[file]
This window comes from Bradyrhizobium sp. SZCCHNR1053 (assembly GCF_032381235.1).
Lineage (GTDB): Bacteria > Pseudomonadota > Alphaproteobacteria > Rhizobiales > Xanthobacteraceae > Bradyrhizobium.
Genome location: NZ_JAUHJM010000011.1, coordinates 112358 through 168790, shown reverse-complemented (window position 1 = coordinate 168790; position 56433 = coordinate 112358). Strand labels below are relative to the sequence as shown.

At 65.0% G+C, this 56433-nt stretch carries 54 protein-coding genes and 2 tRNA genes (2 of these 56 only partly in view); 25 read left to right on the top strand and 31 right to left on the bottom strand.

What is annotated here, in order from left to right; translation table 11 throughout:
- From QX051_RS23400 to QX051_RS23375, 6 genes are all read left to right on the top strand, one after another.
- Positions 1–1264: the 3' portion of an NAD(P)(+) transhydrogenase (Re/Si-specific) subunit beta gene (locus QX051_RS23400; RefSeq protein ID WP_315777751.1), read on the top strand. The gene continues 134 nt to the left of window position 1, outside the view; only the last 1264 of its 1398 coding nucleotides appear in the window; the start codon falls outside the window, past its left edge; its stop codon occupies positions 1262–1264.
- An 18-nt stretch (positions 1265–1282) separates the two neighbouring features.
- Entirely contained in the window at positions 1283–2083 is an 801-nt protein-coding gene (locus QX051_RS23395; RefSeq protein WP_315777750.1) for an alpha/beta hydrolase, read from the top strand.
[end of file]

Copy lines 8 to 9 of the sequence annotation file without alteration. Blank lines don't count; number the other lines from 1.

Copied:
- An 18-nt stretch (positions 1265–1282) separates the two neighbouring features.
- Entirely contained in the window at positions 1283–2083 is an 801-nt protein-coding gene (locus QX051_RS23395; RefSeq protein WP_315777750.1) for an alpha/beta hydrolase, read from the top strand.